When Doreen Bolger stood atop a flight of limestone stairs last fall and unbolted the long-closed historic entrance to one of Baltimore's most venerable arts institutions, she threw open the doors to the museum in more ways than one.
It was a gesture that symbolized her dynamic tenure at the Baltimore Museum of Art, where Bolger worked to make the institution she loved more accessible to the public. Bolger, 66, announced Wednesday that she'll retire on June 30 after 17 years as the museum director.
"It's important to know when the time's right to make a change," Bolger said.
"Last fall, as we were celebrating the museum's 100th anniversary, I realized that many of the things that I had wanted to accomplish as director we'd pulled off. I'm anticipating that a great new leader will be brought in to move the museum forward."
James Thornton, vice chairman of the museum's board of trustees, said that a decision will be made soon about who will run the museum temporarily after Bolger leaves. There's no timetable for choosing her replacement, he said.
The announcement caused a ripple through the local arts community, where her advocacy for struggling painters, actors and musicians has won her praise.
Bolger's most visible accomplishments include leading the drive for free admission and overseeing the renovations of collections housing Post-Impressionist and American masterworks. This month, the museum will reopen galleries containing four times as much space for African art and twice as much space for Asian art as had existed previously.
Bolger found the funding to open the historic entrance that had been closed for nearly three decades.
And along the way, she nearly doubled the museum's endowment, from $56.2 million to $101 million.
But Bolger has also faced challenges, including a decline in visitors at a time when admissions to museums nationwide have inched up.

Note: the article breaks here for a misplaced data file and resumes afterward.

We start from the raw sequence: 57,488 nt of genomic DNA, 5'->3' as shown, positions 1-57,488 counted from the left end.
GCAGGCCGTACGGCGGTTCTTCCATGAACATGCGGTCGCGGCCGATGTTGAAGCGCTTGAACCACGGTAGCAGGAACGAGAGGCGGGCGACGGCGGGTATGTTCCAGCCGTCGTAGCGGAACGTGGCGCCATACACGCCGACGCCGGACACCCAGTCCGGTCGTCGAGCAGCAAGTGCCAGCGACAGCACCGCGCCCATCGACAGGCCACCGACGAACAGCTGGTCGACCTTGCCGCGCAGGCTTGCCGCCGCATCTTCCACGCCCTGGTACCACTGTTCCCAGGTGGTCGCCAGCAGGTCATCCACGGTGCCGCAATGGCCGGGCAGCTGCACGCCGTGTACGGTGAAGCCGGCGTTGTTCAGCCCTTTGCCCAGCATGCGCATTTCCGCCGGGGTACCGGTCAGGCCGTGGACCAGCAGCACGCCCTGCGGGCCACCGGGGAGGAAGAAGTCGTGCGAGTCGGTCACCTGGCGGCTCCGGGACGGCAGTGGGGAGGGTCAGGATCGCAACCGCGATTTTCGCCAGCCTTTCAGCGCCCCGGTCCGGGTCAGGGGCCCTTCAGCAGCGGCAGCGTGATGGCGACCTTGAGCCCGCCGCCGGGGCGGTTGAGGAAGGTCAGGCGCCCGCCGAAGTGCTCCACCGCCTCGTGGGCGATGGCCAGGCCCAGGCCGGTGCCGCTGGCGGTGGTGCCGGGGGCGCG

Anagnos described it as a "generational shift," and it's occurring in other U.S. cities.
Some of Bolger's most important contributions occurred behind the scenes. People in the arts community recall the ways she has embraced up-and-comers, such as showcasing local artists in exhibitions at the museum or occupying one of the 20 seats in a storefront theater in Station North to support a startup troupe.
But Bolger said attendance isn't the only measure of a museum's success — especially when up to 60 percent of the institution's galleries were closed during four years of renovations.
As she put it: "The question is: What do you do with what you have, and how do you make the museum a place that people want to return to?"
Bolger says arts leaders must address the evolving role of the institutions they helm, whether that means incorporating new technology or creating programs to address social ills.
"As we look forward to the next 100 years," she said, "museums will have to become a civic forum where people of very different backgrounds can come together to discuss what they have in common and what separates them.